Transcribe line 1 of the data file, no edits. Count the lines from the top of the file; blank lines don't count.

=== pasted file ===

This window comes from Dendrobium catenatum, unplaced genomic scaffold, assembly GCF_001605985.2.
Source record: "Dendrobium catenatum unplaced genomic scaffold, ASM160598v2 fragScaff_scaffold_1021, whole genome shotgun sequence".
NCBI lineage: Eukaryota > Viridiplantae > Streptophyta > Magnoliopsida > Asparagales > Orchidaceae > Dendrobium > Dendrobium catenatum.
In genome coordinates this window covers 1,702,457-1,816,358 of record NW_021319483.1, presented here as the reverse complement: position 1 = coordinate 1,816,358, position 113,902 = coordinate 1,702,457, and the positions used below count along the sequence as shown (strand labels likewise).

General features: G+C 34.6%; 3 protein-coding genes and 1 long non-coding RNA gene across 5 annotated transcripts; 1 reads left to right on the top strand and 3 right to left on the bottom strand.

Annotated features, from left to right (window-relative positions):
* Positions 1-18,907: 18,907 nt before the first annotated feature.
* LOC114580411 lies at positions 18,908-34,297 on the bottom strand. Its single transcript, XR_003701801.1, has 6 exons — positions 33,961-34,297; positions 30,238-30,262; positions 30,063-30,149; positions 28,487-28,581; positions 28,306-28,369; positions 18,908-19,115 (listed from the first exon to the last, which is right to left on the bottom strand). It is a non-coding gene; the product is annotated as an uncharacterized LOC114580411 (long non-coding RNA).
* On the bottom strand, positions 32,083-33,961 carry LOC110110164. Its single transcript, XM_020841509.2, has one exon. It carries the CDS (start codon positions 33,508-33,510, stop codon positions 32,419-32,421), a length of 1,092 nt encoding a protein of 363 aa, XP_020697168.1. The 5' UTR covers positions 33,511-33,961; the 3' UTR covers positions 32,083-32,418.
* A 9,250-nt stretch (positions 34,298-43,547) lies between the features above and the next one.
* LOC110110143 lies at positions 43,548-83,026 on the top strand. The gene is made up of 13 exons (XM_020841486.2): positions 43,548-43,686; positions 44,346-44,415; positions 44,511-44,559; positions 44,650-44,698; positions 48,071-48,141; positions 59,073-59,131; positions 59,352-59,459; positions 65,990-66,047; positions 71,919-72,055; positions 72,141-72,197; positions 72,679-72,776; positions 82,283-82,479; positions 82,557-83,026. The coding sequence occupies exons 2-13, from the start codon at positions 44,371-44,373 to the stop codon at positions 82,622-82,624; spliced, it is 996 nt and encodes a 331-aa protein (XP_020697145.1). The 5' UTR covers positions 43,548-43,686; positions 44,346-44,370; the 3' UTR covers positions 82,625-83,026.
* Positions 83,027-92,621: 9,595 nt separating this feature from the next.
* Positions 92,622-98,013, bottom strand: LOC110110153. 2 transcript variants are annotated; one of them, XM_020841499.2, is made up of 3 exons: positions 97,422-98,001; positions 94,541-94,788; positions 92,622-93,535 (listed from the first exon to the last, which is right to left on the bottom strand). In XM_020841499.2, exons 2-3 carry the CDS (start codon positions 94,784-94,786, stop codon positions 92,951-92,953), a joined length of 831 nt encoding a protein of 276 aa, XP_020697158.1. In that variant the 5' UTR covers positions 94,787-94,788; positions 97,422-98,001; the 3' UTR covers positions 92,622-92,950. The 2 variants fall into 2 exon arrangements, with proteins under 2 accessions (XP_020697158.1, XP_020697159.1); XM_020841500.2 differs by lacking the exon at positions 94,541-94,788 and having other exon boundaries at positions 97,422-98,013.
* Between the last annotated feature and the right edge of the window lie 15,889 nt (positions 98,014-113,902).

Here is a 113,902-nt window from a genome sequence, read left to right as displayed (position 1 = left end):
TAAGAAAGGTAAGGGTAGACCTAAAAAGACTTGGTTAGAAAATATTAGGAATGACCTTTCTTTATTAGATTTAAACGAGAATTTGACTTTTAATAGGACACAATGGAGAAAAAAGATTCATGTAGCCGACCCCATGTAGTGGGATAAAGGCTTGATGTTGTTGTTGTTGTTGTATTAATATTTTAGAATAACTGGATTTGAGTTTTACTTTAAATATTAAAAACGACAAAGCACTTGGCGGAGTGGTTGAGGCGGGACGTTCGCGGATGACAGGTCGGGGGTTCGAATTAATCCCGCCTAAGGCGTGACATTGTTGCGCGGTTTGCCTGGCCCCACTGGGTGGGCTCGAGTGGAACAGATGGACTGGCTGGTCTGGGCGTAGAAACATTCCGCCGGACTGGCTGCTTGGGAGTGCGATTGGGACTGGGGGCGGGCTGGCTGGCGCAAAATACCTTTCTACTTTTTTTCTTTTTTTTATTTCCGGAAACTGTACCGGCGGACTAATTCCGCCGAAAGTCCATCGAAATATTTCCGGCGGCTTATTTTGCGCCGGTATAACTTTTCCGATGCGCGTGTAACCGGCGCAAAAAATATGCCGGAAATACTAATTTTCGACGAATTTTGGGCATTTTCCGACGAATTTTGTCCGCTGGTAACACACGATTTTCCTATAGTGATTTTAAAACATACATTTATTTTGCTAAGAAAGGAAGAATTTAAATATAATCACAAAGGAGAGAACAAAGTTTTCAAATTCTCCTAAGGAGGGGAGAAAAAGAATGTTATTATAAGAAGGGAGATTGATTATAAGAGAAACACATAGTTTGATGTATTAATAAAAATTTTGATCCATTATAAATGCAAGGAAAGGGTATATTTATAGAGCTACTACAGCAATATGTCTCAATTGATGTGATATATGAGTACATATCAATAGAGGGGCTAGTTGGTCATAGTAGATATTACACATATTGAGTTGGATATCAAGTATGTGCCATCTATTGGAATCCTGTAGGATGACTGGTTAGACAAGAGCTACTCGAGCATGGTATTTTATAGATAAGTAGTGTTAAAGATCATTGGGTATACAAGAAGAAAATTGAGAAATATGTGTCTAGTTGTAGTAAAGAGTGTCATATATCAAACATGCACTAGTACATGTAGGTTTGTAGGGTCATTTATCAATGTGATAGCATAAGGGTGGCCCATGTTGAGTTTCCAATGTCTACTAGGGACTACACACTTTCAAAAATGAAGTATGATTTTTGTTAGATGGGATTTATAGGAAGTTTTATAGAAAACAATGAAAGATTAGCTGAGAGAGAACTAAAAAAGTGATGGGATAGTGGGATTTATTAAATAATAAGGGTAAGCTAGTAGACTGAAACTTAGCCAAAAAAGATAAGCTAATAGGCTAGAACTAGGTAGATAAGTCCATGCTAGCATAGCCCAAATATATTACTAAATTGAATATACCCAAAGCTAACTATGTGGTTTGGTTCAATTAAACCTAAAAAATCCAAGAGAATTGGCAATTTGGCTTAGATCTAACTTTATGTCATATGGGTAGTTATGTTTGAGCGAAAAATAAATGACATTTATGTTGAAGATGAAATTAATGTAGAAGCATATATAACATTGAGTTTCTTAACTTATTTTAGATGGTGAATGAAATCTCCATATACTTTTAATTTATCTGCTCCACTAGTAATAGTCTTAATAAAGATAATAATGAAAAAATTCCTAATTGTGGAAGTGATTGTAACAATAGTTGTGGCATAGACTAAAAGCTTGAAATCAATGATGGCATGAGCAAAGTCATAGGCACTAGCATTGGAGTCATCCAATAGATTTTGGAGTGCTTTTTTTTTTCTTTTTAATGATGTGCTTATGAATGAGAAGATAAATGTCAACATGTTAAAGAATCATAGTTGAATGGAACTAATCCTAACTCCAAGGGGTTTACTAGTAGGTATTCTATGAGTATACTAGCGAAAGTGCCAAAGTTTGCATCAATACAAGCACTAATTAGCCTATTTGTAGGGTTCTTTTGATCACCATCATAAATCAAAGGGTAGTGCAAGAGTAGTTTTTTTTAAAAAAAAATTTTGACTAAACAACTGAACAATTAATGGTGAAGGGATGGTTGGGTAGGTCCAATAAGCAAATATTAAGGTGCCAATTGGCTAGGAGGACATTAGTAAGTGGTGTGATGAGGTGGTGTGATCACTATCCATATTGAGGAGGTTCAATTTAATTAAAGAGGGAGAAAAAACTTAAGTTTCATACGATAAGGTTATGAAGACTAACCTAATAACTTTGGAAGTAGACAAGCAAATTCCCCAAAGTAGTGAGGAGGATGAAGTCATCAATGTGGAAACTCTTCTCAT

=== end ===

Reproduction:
This window comes from Dendrobium catenatum, unplaced genomic scaffold, assembly GCF_001605985.2.